It was a bit windy, 16 knots gusting to 24 from the southwest. KOSU made that just extra easy by having a nice runway heading the same direction.
We took off from runway 23 and proceeded to meander our way around northwest Columbus before contacting ATC to coordinate a little sight seeing over campus and downtown.
Denny got a nice shot of the Oval and a piece of high street.
Since we were right in the way of departing traffic from the big airport, we scurried south a bit to take a loop around downtown Columbus.
This is a shot Denny took from just west of the city. The Scioto River is the beautiful brown waterway running through the shot.
After playing around the city, it was time to get out of the path of departing traffic and play around with the clouds.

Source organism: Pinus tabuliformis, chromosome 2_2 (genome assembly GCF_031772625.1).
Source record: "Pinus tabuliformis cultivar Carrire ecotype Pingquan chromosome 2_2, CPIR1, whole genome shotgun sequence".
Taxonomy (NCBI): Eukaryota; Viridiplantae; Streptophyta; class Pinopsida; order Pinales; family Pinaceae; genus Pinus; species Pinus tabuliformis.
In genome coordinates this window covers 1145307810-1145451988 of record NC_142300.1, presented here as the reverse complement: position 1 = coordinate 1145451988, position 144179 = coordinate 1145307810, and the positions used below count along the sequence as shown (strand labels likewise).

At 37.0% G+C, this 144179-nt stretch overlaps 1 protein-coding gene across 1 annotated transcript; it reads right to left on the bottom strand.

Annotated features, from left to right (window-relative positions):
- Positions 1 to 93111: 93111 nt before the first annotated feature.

Clouds were at around 10,000 feet today so we spent about 15 minutes climbing to that height over Delaware, Ohio.
Then it was time to let Denny have the controls. As an ex flight-attendant, he was a natural. No fear of the plane. Just comfortably put us in a few unusual attitudes on accident that I had to correct so we didn’t die.
Sun was setting. Time to get home. Wind was coming down just a little bit but still a bit gusty. Since the plane is so small and gets kicked around by even relatively light winds, we did a no-flap landing at a little faster speed in order to have a little more rudder authority.
I’ve wanted to fly to Saint James since I got my pilot license. It was so nice to skip the commercial flight and rental car and land within 5 minutes of my destination. Having the whole in-law family plus some to see me land and pick me up at the airport was an extra treat.
As long as I had the plane in Saint James and the weather was clear, it was a good idea to take a short tour of the town from the air. I went begging for a bit to find someone willing to climb into the right seat of the airplane but eventually convinced an only slightly worried sister-in-law to be designated photographer.
Grandma-in-law’s place on St. James lake.
We did a quick fly-by of the in-law’s home and they even came out to wave.